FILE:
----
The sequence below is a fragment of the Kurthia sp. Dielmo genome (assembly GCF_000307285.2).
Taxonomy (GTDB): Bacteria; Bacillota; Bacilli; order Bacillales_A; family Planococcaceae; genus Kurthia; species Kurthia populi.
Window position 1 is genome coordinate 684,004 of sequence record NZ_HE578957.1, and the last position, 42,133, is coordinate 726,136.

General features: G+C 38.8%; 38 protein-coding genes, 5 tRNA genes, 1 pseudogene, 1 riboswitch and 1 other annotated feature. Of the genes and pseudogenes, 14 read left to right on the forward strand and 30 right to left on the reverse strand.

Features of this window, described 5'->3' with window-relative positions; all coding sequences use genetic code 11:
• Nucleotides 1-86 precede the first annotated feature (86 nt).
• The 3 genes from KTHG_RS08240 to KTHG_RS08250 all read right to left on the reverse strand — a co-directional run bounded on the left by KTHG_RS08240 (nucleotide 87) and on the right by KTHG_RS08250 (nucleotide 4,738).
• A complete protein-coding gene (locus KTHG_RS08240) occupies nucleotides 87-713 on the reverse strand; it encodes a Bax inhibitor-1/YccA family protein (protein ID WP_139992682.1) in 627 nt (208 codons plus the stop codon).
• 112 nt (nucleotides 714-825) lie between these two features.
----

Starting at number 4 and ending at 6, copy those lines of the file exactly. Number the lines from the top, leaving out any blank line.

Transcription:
General features: G+C 38.8%; 38 protein-coding genes, 5 tRNA genes, 1 pseudogene, 1 riboswitch and 1 other annotated feature. Of the genes and pseudogenes, 14 read left to right on the forward strand and 30 right to left on the reverse strand.

Features of this window, described 5'->3' with window-relative positions; all coding sequences use genetic code 11:
• Nucleotides 1-86 precede the first annotated feature (86 nt).